David Broodryk’s Story of Identity

Stories of Transformation

David Broodryk planted a church in South Africa in 2004. Over the next seven years, the church grew to about 100 members, but David realized that the church he planted wasn’t advancing the kingdom the way that he thought it should. He began to transition away from traditional ministry to a Disciple Making Movement (DMM) model. He tried to take his church along with him through a one-year transition. He lost 60 percent of his members.

David reflects, “I went to the whole church, and I said to them, ‘I want to change our contract.’ They said, ‘What do you mean—we don’t have a contract.’ And I said, ‘Yes, we do. The contract is, I serve you and you pay my salary. I want to change that contract. I want to write a new contract:  I serve others— not just you, but others too—and you still pay my salary. Are you prepared to do it?’ So, I had to make that very clear, moving from traditional ministry to where we were going was a significant shift. That I was asking them to finance something that they would not see a return on.”

Fortunately, enough members agreed to support him so that he could begin a major transition in his ministry. Without any clear models, he came to believe that his job needed to change. If movements were going to start, they could not depend just on him, since he was only one person who could only be in one place at one time. Instead, he needed to think of himself more as a catalyst than as a pastor and teacher. This was difficult for him on a variety of levels. His friends in seminary thought he was crazy and rejected him. His ministry reputation was shot. And then there was the even more personal stress that the change caused.

Identity in Christ

He notes, “I would say that the biggest issue for us was identity. I’ll never forget the lesson that the Lord taught us on identity through that journey. We took a year to close that church. After we closed it, my wife went into a deep depression, and I completely lost my way. I would sit and stare at my computer for hours looking for a solution—actually, we were both very depressed for nine months. I lost all energy, all zeal. I started complaining, I said, ‘God, we are doing what you told us to, and it is worse than it ever was!’ It was a very dark, dark, time—dark night of the soul, I suppose you can call it.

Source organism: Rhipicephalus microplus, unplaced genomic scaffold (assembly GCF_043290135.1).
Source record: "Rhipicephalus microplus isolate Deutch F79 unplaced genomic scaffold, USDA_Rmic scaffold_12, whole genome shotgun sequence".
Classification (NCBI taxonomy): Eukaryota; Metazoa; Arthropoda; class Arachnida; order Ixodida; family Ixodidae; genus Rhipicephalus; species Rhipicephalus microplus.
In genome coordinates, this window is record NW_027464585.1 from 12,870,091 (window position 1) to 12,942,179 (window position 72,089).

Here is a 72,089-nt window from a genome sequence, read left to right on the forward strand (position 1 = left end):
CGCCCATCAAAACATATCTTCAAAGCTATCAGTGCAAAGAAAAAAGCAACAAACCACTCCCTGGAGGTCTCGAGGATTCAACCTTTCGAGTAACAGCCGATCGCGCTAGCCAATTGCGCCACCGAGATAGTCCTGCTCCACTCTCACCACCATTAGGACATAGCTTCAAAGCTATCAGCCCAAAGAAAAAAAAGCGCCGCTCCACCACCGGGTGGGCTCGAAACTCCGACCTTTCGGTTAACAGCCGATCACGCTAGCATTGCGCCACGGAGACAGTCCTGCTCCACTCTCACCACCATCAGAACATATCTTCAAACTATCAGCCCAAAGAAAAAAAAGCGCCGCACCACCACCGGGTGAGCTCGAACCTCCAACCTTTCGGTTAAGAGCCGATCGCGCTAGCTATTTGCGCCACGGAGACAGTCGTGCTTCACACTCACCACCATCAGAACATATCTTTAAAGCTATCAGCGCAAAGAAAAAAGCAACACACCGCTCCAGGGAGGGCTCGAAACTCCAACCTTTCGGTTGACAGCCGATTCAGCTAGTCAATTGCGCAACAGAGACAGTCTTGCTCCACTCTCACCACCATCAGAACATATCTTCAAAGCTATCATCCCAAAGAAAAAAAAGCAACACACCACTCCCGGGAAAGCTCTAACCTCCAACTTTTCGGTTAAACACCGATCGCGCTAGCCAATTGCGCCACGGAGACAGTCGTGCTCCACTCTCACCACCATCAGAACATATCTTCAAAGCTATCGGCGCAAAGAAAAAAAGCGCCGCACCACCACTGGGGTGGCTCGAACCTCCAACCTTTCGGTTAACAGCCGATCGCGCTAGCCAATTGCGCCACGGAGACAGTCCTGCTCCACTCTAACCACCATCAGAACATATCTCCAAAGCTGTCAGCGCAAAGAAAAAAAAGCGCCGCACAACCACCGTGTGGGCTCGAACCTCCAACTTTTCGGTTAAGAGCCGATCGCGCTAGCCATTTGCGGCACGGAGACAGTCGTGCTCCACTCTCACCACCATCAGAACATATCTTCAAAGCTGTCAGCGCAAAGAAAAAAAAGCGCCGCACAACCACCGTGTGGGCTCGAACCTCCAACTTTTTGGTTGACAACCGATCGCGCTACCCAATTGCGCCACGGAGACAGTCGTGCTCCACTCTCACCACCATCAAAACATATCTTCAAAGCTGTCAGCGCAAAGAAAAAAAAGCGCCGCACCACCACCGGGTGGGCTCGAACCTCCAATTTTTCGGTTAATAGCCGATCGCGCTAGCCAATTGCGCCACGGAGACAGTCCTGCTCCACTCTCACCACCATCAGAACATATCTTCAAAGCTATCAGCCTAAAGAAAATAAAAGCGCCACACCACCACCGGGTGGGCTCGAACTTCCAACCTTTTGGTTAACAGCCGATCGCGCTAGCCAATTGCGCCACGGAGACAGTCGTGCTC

“I will never forget, nine months after we did that, Michelle and I were sitting on the veranda having tea, and we started talking about this, kind of complaining, ‘Things are worse than they ever have been. We don’t have money and we don’t have the people’—and it was like something happened in our conversation, both of us came to the instant realization that our whole identity had been ripped out from under us—and, more significantly, we suddenly recognized that our identity was falsely placed. Our identity had been that we were a pastor and his wife, and it wasn’t just what we did—it was who we were. And we had literally given that up, God had ripped it out from under us.

“It was very remarkable, because within five minutes of realizing this, the Lord shifted us and we realized that our identity needed to be in Him, not in the work we do, not in the ministry. It was an instant lifting of Michelle’s depression. I woke up the next morning and started booking airline tickets to go and plant new churches where for nine months I hadn’t been able to.”

A Catalyst for Movements

Since then, David has been a catalyst for movements in Africa, Russia, Europe, and North and South America, influencing more than 100,000 people and over 200 organizations. He has been responsible for developing Disciple Making Movement (DMM) strategies and training material for urban areas and has been a DMM trainer and mentor around the world.

David commented on his journey:
“I really do think that entry into DMM is a death experience: unless the seed falls to the ground and dies, it can bear no fruit. It’s a death experience, a complete shift to change to the DMM approach. But the problem is, you can’t risk failure without that; risking failure in itself is a sort of death experience. If who you are is dependent on whether this thing works or fails, then you will never take a risk, you’ll never do it. But if your identity is in Christ, then you say, ‘I’m going to try this; if it works, great, He gets the glory; and if it doesn’t work—well, it didn’t work, but I am still secure in who I am in Him.’ Most leaders haven’t done that. They are not secure in who they are in Him. Their security is based on the success or failure of what they do. And then that thinking makes them unwilling to take any risks. They also become afraid to give everything away without expecting anything in return. They are trapped in protecting their reputation—but DMM demands all those things.

“After you surrender, you are no longer building your reputation, you’re not building your income, your business, you aren’t building fame, not any of those things. You might plant 100,000 churches, but still, nobody knows your name. This is not going to work, it’s not going to fly if your identity is in the ministry if your identity is not firmly rooted in Christ. But when you root your identity in Him, then you can plant a million churches, and no one knows your name and no one cares—and it’s not a problem. This is an extremely core issue. It is very significant for us.

From “The Kingdom Unleashed”

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